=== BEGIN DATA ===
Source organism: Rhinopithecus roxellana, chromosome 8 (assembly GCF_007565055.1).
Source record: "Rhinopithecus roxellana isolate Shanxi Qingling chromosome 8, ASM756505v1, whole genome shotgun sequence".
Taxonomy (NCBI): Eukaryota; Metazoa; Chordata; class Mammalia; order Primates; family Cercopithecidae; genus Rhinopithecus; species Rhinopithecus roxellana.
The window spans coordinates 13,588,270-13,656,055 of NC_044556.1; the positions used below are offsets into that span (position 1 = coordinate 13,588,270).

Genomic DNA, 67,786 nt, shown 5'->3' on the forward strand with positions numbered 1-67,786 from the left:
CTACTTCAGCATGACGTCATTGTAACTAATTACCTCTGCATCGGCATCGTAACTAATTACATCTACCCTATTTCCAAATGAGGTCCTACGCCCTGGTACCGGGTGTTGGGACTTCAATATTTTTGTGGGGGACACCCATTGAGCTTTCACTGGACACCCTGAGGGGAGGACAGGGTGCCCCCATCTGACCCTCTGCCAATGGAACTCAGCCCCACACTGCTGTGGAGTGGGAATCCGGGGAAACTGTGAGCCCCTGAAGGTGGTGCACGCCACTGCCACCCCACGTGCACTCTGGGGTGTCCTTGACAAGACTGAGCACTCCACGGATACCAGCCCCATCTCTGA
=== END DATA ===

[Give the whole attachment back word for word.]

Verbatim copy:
Source organism: Rhinopithecus roxellana, chromosome 8 (assembly GCF_007565055.1).
Source record: "Rhinopithecus roxellana isolate Shanxi Qingling chromosome 8, ASM756505v1, whole genome shotgun sequence".
Taxonomy (NCBI): Eukaryota; Metazoa; Chordata; class Mammalia; order Primates; family Cercopithecidae; genus Rhinopithecus; species Rhinopithecus roxellana.
The window spans coordinates 13,588,270-13,656,055 of NC_044556.1; the positions used below are offsets into that span (position 1 = coordinate 13,588,270).

Genomic DNA, 67,786 nt, shown 5'->3' on the forward strand with positions numbered 1-67,786 from the left:
CTACTTCAGCATGACGTCATTGTAACTAATTACCTCTGCATCGGCATCGTAACTAATTACATCTACCCTATTTCCAAATGAGGTCCTACGCCCTGGTACCGGGTGTTGGGACTTCAATATTTTTGTGGGGGACACCCATTGAGCTTTCACTGGACACCCTGAGGGGAGGACAGGGTGCCCCCATCTGACCCTCTGCCAATGGAACTCAGCCCCACACTGCTGTGGAGTGGGAATCCGGGGAAACTGTGAGCCCCTGAAGGTGGTGCACGCCACTGCCACCCCACGTGCACTCTGGGGTGTCCTTGACAAGACTGAGCACTCCACGGATACCAGCCCCATCTCTGA